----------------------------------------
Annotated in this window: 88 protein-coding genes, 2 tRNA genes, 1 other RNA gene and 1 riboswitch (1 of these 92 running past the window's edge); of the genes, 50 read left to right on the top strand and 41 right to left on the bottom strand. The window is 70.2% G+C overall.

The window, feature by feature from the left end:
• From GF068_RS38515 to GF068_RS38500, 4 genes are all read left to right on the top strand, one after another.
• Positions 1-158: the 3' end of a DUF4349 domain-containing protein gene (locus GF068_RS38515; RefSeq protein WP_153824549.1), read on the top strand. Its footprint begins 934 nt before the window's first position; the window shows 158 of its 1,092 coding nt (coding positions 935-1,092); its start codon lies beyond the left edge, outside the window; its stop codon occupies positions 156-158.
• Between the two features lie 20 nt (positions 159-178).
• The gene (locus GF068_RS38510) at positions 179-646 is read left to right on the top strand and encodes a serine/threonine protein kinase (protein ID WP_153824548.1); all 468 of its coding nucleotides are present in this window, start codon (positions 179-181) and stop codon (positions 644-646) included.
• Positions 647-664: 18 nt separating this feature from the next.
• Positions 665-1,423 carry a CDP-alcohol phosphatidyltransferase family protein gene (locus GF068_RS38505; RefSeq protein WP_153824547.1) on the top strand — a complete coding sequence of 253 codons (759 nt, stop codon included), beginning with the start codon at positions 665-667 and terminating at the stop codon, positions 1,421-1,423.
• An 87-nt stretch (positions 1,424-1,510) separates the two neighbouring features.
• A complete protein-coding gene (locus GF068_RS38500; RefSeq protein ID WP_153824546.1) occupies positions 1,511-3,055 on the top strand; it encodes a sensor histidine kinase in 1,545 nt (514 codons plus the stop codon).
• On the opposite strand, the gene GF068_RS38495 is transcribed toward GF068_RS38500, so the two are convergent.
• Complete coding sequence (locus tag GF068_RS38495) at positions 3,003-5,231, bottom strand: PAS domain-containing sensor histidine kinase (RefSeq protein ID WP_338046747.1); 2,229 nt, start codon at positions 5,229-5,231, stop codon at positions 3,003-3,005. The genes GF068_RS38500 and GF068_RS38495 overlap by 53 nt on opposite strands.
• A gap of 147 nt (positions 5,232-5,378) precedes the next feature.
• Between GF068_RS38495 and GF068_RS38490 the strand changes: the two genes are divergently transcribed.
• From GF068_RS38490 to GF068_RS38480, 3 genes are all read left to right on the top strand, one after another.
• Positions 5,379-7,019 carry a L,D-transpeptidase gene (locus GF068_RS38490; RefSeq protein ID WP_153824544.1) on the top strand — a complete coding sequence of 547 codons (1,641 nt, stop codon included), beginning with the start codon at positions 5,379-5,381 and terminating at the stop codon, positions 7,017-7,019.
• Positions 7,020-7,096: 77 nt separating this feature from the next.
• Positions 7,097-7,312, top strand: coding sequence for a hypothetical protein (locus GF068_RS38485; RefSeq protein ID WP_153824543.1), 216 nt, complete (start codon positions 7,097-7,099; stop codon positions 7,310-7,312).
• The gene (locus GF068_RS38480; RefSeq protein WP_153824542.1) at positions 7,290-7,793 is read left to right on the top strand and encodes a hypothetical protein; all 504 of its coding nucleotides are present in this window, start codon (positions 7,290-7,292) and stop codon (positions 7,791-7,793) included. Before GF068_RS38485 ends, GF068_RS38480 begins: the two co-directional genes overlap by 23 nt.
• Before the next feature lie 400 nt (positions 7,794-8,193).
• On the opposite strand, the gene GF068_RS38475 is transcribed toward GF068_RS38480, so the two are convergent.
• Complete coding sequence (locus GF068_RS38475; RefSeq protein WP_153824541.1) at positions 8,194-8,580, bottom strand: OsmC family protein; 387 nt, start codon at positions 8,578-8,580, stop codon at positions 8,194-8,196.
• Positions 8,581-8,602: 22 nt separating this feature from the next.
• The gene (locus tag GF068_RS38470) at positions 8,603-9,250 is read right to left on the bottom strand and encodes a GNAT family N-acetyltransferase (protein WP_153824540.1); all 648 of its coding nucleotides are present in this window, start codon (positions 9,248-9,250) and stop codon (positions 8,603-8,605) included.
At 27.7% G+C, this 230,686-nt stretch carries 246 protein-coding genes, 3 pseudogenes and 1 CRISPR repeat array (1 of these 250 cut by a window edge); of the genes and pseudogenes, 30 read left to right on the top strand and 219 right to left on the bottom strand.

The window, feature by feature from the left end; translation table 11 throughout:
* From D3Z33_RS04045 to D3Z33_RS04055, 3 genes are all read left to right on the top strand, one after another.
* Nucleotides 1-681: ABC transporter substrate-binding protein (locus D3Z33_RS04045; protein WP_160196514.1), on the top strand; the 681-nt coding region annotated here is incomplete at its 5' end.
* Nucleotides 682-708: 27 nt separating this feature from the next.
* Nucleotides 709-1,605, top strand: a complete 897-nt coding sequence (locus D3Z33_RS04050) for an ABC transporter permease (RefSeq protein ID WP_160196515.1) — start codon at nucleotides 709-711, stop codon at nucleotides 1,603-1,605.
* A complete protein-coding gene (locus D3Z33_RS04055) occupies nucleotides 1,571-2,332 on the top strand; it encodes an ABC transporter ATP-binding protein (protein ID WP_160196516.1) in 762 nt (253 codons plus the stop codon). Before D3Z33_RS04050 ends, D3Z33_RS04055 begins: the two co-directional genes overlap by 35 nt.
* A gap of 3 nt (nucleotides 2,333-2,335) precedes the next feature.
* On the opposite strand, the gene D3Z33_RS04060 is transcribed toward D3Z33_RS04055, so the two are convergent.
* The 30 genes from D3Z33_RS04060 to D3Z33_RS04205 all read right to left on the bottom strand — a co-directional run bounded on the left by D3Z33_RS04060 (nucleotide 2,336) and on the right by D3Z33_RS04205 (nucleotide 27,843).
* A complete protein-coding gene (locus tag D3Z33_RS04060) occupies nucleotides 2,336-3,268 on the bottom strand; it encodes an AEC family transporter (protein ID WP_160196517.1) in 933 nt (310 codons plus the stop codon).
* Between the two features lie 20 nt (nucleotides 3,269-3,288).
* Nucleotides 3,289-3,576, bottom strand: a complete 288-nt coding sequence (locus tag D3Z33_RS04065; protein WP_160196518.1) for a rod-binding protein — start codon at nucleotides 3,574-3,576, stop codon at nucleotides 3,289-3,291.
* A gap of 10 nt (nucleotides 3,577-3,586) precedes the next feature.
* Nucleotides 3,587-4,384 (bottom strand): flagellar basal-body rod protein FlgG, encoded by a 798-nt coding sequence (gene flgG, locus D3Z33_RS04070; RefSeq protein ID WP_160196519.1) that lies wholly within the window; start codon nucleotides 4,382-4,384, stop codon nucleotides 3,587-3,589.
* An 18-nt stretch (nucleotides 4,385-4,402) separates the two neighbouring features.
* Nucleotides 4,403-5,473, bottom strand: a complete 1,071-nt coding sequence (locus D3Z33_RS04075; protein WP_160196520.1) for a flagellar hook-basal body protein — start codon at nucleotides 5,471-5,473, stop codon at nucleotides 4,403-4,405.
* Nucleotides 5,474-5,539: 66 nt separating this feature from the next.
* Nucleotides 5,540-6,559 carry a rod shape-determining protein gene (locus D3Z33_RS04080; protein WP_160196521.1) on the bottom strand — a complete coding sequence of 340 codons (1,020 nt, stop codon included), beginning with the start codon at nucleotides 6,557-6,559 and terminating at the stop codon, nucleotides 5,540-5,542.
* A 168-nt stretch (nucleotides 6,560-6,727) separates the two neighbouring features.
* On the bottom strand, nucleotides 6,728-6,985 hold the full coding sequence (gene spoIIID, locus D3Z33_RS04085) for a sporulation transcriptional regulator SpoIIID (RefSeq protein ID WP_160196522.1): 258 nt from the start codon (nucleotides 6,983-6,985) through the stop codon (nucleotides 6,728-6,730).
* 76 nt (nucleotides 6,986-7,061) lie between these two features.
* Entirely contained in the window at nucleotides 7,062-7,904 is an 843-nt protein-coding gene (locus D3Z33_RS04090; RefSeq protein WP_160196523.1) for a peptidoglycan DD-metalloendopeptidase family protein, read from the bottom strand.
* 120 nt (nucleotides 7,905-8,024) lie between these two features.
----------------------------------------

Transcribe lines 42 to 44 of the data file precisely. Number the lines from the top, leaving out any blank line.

* Nucleotides 5,474-5,539: 66 nt separating this feature from the next.
* Nucleotides 5,540-6,559 carry a rod shape-determining protein gene (locus D3Z33_RS04080; protein WP_160196521.1) on the bottom strand — a complete coding sequence of 340 codons (1,020 nt, stop codon included), beginning with the start codon at nucleotides 6,557-6,559 and terminating at the stop codon, nucleotides 5,540-5,542.
* A 168-nt stretch (nucleotides 6,560-6,727) separates the two neighbouring features.